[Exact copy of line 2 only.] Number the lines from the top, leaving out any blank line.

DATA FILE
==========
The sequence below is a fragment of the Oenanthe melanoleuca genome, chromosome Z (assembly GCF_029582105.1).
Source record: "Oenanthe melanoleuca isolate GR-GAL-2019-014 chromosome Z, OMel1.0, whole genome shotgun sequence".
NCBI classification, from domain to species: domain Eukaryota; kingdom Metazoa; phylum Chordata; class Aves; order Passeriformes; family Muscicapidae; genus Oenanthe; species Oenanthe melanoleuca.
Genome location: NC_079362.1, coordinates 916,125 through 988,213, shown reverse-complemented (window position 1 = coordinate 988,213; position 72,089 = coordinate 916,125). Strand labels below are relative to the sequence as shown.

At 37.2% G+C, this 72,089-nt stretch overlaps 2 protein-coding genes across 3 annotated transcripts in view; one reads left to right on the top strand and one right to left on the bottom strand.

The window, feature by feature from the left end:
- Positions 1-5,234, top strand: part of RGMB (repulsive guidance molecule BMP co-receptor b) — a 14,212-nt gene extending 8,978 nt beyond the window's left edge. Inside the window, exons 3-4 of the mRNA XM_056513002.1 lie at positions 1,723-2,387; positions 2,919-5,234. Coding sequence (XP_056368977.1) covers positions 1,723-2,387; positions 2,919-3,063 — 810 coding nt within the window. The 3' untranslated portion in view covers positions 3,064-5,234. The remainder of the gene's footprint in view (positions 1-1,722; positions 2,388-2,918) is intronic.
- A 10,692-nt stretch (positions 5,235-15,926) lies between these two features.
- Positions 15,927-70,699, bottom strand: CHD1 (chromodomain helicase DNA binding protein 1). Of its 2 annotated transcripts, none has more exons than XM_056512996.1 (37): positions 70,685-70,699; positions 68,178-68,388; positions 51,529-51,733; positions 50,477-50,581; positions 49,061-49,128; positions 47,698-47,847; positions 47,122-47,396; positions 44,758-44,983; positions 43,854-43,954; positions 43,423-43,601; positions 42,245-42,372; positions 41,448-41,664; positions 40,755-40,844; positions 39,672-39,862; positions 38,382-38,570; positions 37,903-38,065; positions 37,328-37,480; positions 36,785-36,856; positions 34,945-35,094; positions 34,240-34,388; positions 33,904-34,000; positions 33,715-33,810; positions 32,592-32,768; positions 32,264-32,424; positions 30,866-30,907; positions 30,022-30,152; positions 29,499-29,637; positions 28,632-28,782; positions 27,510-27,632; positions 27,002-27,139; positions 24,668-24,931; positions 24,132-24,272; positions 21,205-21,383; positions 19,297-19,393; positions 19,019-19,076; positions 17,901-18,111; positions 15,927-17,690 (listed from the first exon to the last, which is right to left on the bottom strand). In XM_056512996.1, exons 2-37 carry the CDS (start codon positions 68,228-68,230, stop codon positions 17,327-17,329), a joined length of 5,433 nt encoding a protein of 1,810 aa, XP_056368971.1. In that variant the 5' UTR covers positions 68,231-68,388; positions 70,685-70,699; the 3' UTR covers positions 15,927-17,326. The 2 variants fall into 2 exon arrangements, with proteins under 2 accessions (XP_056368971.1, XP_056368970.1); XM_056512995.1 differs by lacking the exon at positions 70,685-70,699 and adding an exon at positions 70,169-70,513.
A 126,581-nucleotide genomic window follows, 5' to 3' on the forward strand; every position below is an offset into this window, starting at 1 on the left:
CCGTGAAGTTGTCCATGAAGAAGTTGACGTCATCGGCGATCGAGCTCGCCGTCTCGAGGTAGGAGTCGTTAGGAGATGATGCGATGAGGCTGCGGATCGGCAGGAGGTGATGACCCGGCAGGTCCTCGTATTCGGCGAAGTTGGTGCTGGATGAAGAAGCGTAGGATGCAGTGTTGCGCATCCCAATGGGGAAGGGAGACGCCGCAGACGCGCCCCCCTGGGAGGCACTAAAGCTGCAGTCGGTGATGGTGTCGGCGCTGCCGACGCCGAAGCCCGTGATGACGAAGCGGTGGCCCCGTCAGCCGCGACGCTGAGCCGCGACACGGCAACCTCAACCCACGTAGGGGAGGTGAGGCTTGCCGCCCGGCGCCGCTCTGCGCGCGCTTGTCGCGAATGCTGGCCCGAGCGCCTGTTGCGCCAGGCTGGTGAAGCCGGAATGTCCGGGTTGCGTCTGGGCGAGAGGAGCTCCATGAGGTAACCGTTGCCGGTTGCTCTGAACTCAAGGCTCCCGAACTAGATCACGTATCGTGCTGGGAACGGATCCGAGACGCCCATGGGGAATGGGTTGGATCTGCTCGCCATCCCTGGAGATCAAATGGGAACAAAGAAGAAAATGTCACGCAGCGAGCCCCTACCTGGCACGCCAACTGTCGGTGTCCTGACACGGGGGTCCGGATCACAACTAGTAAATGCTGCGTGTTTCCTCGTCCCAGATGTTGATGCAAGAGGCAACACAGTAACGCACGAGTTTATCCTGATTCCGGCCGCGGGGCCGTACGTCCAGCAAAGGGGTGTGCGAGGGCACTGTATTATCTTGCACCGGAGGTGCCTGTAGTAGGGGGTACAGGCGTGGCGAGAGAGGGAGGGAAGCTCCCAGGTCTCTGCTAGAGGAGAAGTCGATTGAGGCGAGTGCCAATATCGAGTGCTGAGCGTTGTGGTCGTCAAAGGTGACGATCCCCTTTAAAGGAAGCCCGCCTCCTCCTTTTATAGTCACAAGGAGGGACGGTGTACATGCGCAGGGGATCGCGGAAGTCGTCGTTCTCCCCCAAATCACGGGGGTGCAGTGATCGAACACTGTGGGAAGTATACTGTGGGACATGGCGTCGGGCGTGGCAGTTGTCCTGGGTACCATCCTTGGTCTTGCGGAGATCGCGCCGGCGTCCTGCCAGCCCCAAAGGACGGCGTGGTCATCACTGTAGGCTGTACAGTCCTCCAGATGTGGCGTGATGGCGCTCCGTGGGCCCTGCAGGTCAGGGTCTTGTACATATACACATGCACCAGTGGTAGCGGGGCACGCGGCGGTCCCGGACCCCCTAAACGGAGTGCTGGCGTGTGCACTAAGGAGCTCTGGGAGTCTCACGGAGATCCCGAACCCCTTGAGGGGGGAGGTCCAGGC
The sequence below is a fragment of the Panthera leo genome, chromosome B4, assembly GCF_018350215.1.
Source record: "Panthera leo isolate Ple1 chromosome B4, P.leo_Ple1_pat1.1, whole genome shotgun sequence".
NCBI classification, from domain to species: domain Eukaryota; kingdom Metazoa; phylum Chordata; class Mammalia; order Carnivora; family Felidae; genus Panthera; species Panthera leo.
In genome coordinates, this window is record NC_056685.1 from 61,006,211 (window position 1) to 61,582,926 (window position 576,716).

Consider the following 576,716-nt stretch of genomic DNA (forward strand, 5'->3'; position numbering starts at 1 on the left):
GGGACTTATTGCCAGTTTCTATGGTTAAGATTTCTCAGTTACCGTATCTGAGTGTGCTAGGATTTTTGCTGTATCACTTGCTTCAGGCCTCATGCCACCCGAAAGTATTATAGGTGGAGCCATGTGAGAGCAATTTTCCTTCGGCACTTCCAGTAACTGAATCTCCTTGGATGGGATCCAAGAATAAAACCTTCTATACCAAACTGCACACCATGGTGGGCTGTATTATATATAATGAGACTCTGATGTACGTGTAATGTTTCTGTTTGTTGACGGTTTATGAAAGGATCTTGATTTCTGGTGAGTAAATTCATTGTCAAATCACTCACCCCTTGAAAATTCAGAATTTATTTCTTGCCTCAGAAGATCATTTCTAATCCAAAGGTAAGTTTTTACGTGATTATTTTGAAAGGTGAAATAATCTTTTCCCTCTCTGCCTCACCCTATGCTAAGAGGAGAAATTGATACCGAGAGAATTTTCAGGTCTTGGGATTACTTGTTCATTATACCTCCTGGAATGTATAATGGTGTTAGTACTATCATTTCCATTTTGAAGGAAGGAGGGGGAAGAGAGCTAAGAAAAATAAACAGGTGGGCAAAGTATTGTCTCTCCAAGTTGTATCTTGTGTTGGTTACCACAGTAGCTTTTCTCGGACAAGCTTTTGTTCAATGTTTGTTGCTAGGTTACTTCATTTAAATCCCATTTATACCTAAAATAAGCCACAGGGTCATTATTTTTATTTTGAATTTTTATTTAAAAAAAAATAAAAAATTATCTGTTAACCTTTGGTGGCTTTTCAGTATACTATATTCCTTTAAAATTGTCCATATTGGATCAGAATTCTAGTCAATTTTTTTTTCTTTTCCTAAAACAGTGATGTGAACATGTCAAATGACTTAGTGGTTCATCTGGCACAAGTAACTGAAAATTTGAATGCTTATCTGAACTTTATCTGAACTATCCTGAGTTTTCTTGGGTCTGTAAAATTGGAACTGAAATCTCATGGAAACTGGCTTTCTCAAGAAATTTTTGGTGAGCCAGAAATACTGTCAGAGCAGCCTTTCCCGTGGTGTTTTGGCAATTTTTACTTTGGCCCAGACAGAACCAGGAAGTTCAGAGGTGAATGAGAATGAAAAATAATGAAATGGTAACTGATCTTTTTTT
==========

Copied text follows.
Source record: "Oenanthe melanoleuca isolate GR-GAL-2019-014 chromosome Z, OMel1.0, whole genome shotgun sequence".